However, as this archetypal apologue was unfurling its archaic wings and preparing to take my family and I off into the world of every poster ever pasted on the back of a high school counselor’s door, there came a twist. My father quit drinking. Cold turkey. Clean cut. Stopped. He looked inside and found himself to be Taoist, and took up painting again. My brothers didn’t trust his newfound change, but I did. Perhaps I am naïve. I put all my faith and love and hope into learning how to be a daughter. In seeing my father rise from the ashes of his own disgrace, I set all that I am on the back of a phoenix, and watched it soar.
He was sober just over a year when he was diagnosed with stage three, non-small cell lung cancer. Irony stomped on my life like a cruel man’s foot on the tail of a fleeing mouse.
With illness comes a breaker of emotions, ready to swallow the mourning and wash them away from all they thought they knew. The cruelest of these emotions is not agony, nor hate, nor despair. The cruelest emotion is hope, and hope relies on blind faith in remainders. The chemo and radiation fails, and all your father’s hair falls out and you see him bald. He now emblematizes his disease, he is now one with his affliction and you are one with a cliché titled “loved ones”. His eyes, full to the brim with love and tears and that cruel hope, like a river swollen from rain…they are the remainders, the stagnant stump of what once was, that hope hooks her claws into. When his legs give out, and you stand taller than a man you had always looked up to, what remains? His hands remain. They hold yours tight; the calluses you are so familiar with from his years of construction work are gone, leaving them cold and soft from lack of circulation. Hope is what makes you cling to these remainders as if they mean something. As if him squeezing your hand is a signifier of the past and the present and the future all balled up into a hard knot of hope in the pit of your stomach, and that means he will get better. No, you’ve been dreaming that he will never see you graduate from high school. No, child, calm down, your Daddy will be there to walk you down the aisle if you get married. It doesn’t end here.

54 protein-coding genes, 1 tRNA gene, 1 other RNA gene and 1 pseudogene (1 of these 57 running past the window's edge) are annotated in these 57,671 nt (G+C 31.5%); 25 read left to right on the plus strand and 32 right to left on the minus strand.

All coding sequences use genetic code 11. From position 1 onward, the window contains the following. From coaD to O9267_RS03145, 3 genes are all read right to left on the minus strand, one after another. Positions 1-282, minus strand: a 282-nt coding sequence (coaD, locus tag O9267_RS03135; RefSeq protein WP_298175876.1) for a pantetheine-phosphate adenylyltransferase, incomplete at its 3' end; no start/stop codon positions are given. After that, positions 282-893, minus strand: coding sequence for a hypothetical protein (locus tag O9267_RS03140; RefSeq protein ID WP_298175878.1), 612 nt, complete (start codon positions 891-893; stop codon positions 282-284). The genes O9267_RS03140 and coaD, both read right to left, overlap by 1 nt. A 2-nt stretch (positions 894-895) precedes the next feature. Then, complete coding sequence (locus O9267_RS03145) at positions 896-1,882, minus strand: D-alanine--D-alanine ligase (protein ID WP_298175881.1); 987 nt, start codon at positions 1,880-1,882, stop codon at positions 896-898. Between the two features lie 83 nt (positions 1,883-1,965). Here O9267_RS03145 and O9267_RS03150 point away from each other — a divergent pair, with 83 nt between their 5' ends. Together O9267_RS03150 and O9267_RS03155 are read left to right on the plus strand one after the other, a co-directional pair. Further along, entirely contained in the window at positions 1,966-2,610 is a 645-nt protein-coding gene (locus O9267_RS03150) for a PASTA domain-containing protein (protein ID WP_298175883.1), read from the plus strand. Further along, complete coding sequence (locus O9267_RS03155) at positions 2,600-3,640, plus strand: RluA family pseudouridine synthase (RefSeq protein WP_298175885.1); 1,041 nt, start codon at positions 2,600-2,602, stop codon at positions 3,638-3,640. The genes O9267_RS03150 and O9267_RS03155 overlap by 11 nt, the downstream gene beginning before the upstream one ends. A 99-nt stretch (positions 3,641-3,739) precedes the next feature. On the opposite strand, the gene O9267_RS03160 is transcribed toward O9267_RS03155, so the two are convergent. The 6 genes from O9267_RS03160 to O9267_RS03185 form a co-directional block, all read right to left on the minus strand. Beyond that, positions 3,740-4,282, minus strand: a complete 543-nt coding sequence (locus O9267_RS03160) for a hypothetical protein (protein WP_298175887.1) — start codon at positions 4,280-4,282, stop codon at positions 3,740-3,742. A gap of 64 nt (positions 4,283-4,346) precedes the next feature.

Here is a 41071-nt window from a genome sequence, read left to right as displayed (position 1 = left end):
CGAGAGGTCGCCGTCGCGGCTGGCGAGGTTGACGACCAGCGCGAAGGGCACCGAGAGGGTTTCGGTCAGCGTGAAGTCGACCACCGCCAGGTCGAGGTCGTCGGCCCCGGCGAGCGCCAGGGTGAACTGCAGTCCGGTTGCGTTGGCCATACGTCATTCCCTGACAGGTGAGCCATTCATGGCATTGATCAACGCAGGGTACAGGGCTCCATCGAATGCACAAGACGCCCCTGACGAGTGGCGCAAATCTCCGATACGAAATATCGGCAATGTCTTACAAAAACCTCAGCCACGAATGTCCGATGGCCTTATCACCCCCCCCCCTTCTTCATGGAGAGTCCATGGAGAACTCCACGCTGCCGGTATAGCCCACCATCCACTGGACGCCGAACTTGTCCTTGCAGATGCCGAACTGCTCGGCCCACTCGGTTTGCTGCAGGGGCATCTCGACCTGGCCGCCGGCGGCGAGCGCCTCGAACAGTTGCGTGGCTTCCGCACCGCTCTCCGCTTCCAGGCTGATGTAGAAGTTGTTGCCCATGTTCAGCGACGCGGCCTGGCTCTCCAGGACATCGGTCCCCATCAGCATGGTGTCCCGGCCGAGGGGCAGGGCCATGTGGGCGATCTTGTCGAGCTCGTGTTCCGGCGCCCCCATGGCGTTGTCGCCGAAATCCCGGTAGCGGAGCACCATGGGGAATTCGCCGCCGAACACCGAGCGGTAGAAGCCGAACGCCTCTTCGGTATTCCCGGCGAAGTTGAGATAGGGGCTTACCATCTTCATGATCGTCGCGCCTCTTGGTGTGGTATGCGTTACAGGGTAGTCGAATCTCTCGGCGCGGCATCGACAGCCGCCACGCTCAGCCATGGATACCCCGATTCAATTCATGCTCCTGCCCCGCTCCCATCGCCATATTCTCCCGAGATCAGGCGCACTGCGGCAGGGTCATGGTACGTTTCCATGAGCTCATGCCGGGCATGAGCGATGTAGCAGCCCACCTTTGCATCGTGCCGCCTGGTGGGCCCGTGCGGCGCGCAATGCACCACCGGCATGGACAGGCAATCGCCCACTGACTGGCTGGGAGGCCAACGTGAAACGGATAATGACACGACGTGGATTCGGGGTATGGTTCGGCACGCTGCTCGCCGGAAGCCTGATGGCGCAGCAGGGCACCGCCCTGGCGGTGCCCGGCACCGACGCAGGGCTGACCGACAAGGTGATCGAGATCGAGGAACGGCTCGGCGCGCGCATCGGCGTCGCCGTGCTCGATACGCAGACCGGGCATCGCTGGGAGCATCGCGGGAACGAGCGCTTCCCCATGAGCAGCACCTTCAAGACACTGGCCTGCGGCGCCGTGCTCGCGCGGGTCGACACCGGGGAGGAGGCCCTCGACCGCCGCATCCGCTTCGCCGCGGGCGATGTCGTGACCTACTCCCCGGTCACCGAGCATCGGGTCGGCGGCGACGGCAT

Hope kept me going like that last hit keeps an addict soaring up up up until they come crashing down down down and they need more more more to make it through the hour. I was so stoned on hope that it didn’t hurt me when he became paralyzed from the waist down, because hope whispered in my ear he will walk again. Or when he got bedsores, (hope says he will heal). Or when he received that nice, cushy “comfort pack” of morphine cocktails from hospice to ease the pain (hope says to me his eyes will focus again, he’ll come up through the fog to be my Daddy again). My father’s cancer was a back-burner issue to me for quite a while, because in the midst of all this my mother died. I was convinced that life wouldn’t be so cruel as to take both my parents from me, right? After all, my father and I had just dug ourselves out of the tomb of the past. Our faces were upturned to the future; the morning sun was shining on our tear-stained cheeks. We were going to be happy for the first time.
Eventually, his hands that held mine so tight seemed to crumble away like ashes. His body bent and fell to a pile. His bright blue eyes didn’t burnt quite as hot, though they looked at me with love so whole and all-consuming I became acutely aware of all the time I had spent pretending I wasn’t losing everything.